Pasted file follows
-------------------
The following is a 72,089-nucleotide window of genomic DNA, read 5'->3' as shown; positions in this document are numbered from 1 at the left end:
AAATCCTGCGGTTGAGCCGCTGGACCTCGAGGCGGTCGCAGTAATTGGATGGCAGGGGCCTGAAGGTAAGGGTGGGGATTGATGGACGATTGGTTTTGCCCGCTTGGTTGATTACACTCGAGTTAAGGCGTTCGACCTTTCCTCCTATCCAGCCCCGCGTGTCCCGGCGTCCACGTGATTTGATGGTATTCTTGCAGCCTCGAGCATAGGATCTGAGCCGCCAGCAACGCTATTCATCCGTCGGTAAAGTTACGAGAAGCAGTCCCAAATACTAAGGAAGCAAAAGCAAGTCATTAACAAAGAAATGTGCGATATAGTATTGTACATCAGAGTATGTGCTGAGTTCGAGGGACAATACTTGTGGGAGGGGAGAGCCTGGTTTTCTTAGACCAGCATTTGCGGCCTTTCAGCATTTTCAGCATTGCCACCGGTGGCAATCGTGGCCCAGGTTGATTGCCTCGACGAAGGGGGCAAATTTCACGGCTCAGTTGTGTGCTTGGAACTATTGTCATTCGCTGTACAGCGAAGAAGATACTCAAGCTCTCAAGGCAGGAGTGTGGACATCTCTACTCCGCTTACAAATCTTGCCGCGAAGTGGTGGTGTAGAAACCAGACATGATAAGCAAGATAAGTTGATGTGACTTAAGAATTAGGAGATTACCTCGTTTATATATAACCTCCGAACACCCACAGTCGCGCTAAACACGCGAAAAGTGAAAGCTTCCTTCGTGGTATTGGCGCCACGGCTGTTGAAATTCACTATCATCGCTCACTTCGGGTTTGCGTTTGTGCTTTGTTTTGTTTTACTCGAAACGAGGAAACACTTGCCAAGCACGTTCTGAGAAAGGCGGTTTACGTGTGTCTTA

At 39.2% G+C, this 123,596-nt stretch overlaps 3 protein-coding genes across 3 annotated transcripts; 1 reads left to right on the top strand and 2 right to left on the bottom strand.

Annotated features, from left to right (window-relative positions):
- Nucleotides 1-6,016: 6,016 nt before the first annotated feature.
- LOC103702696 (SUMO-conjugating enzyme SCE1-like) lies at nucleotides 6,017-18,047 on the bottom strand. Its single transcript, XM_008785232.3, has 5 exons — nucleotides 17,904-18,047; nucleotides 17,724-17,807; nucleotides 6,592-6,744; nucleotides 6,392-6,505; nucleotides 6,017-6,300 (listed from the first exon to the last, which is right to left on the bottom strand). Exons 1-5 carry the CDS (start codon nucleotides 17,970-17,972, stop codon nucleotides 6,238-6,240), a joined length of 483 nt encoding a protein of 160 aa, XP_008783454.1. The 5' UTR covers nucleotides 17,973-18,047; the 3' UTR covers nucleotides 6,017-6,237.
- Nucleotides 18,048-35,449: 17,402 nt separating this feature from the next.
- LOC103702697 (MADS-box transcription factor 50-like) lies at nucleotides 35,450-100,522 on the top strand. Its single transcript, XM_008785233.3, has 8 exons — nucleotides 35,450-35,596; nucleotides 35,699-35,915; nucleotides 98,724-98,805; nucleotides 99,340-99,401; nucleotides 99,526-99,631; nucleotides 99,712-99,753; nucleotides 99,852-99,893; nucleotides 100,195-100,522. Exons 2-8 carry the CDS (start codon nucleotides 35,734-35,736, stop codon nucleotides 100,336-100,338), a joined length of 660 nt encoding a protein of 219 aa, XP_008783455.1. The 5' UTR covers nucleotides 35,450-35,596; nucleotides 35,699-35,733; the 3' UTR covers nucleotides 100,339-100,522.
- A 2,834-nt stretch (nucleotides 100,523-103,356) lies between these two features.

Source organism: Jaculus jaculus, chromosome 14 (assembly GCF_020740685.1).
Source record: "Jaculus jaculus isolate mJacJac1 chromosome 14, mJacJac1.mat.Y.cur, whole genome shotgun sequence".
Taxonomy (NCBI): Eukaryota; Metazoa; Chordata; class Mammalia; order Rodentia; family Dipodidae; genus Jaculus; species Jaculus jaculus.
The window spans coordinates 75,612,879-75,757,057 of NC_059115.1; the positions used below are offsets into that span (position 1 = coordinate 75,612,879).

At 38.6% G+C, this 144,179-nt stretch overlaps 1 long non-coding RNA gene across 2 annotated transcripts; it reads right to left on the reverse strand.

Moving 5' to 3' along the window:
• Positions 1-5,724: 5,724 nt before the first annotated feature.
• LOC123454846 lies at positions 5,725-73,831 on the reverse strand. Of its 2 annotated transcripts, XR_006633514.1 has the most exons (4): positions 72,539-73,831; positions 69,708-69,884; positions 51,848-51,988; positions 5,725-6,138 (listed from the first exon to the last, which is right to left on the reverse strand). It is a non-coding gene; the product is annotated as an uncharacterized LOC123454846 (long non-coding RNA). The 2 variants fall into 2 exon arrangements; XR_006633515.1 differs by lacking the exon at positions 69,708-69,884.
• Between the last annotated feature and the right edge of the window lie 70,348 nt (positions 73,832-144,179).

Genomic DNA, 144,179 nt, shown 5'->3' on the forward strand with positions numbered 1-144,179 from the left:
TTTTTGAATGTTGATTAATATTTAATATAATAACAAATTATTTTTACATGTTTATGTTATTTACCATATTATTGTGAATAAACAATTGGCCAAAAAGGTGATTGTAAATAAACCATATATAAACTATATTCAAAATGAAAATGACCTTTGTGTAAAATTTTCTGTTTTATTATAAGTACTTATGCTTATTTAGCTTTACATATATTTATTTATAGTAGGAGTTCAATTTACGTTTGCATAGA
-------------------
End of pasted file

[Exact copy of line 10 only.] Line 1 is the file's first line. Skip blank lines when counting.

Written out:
Source organism: Jaculus jaculus, chromosome 14 (assembly GCF_020740685.1).